With LTE in the spotlight, it’s been a bit quiet in the WiMAX arena lately. But some industry stakeholders—including WiMAX equipment manufacturer Motorola–continue to see significant potential in the technology. After announcing a version of its WiMax platform designed to meet the needs of rural and other low-teledensity operators early this year, Motorola announced it has selected Eden Rock Communications to serve as a systems integrator for delivering the “low-teledensity” offering.
Eden Rock, which calls itself a “leading innovator of 4G wireless self-organizing network solutions,” will provide system engineering, integration and testing services for the Motorola offering, with the goal of providing an end-to-end solution. As part of those responsibilities Eden Rock will host a fully integrated testing site in Mexico that will be open to current and potential customers.
Many rural carriers are interested in WiMAX, with companies like KeyOn and Open Range actively deploying rural WiMAX networks. But some carriers may have put deployment plans on hold while awaiting results of applications for broadband stimulus funding. To date broadband stimulus awards have favored landline fiber-based projects. But with a September 30 deadline for all stimulus funds to be awarded, carriers that do not win may resume previous WiMAX deployment plans.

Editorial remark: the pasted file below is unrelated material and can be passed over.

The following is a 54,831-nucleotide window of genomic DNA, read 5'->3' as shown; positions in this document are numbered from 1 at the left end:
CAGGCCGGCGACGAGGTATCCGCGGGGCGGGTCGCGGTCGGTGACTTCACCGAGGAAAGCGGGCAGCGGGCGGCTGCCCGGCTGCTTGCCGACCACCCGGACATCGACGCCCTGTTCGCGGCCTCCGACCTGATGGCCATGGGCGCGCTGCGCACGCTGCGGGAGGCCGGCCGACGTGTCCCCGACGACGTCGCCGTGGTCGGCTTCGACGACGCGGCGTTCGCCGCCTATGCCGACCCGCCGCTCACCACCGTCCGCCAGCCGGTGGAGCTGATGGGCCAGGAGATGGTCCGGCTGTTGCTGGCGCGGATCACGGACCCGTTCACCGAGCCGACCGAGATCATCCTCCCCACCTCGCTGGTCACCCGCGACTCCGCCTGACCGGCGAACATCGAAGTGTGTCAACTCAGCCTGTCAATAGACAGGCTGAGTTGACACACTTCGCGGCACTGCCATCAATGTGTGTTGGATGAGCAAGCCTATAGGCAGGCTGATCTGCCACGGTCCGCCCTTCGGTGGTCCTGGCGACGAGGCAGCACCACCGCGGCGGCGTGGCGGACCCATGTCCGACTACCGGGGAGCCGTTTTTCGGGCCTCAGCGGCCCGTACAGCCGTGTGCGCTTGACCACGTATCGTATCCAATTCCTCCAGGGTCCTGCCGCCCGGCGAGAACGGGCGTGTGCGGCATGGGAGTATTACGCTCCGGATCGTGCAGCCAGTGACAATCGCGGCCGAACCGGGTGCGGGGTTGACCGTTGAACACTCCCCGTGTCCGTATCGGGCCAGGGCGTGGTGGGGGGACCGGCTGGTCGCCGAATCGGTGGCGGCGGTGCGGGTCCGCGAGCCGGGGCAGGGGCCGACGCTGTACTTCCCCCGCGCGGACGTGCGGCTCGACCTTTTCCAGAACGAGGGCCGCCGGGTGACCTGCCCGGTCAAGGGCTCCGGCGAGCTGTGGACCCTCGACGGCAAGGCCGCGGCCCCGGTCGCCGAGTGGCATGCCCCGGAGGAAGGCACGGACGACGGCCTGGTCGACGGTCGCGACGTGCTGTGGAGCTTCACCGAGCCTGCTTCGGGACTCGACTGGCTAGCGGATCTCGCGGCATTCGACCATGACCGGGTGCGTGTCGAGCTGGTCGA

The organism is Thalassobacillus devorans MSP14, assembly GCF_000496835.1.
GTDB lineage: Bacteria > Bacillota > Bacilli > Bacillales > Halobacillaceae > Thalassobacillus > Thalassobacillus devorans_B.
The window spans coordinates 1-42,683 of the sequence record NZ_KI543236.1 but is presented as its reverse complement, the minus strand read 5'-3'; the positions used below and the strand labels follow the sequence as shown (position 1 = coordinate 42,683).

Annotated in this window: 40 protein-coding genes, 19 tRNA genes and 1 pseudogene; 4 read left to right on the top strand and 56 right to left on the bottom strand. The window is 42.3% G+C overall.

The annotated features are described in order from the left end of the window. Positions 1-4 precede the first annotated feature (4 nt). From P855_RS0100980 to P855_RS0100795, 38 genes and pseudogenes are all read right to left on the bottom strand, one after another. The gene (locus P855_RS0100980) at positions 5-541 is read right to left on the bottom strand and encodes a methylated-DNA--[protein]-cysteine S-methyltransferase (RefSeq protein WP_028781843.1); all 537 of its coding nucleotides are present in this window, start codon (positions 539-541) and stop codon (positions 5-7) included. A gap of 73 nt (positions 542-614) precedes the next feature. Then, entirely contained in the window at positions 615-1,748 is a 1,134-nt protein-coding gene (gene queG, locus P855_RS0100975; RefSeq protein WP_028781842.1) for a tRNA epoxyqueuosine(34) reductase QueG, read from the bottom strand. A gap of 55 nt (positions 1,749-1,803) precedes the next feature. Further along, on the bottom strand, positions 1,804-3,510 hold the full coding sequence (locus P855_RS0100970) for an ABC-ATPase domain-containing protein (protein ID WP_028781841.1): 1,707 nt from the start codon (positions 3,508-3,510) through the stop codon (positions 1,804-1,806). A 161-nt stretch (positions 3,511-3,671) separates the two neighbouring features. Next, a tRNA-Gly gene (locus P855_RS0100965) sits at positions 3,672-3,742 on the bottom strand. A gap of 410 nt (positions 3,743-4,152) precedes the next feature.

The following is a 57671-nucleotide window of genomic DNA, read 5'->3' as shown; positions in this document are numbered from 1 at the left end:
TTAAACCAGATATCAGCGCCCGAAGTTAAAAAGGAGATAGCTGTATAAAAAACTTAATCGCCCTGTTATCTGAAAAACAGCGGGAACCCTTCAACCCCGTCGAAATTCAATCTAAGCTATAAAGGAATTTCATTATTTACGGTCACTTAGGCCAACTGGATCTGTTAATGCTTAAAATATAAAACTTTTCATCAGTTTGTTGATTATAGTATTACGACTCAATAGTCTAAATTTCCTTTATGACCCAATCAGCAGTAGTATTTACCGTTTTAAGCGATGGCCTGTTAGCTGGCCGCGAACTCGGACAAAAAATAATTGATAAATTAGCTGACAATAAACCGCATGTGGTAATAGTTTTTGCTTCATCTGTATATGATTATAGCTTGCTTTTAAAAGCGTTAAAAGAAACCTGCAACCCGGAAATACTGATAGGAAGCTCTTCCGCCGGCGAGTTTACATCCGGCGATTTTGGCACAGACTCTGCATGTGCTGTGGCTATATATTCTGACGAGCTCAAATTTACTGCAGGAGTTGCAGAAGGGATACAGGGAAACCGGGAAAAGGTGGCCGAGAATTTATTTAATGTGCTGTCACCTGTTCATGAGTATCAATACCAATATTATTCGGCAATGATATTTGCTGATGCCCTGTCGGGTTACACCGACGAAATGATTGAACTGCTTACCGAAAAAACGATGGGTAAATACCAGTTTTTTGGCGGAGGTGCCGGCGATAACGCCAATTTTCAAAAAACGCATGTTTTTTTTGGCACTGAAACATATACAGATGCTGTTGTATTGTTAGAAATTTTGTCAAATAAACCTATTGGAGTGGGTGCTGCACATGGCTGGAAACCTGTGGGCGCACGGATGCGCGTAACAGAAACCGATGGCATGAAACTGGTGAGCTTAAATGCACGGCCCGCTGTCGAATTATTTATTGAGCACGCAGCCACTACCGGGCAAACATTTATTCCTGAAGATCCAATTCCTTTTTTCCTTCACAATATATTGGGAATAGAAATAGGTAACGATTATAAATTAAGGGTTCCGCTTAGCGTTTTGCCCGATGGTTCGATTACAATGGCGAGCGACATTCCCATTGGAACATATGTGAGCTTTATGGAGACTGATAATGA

Motorola’s low-density WiMAX offering includes a gateway that can support 24,000 or fewer subscribers and what the company calls “more cost-effective” customer premises equipment that enables operators to pursue “price-sensitive” customers. The company’s CPE is a data-only, single-port indoor desktop device designed for customers to install themselves. The WiMAX network automatically detects the device when it is powered up and performs the necessary authentication processes.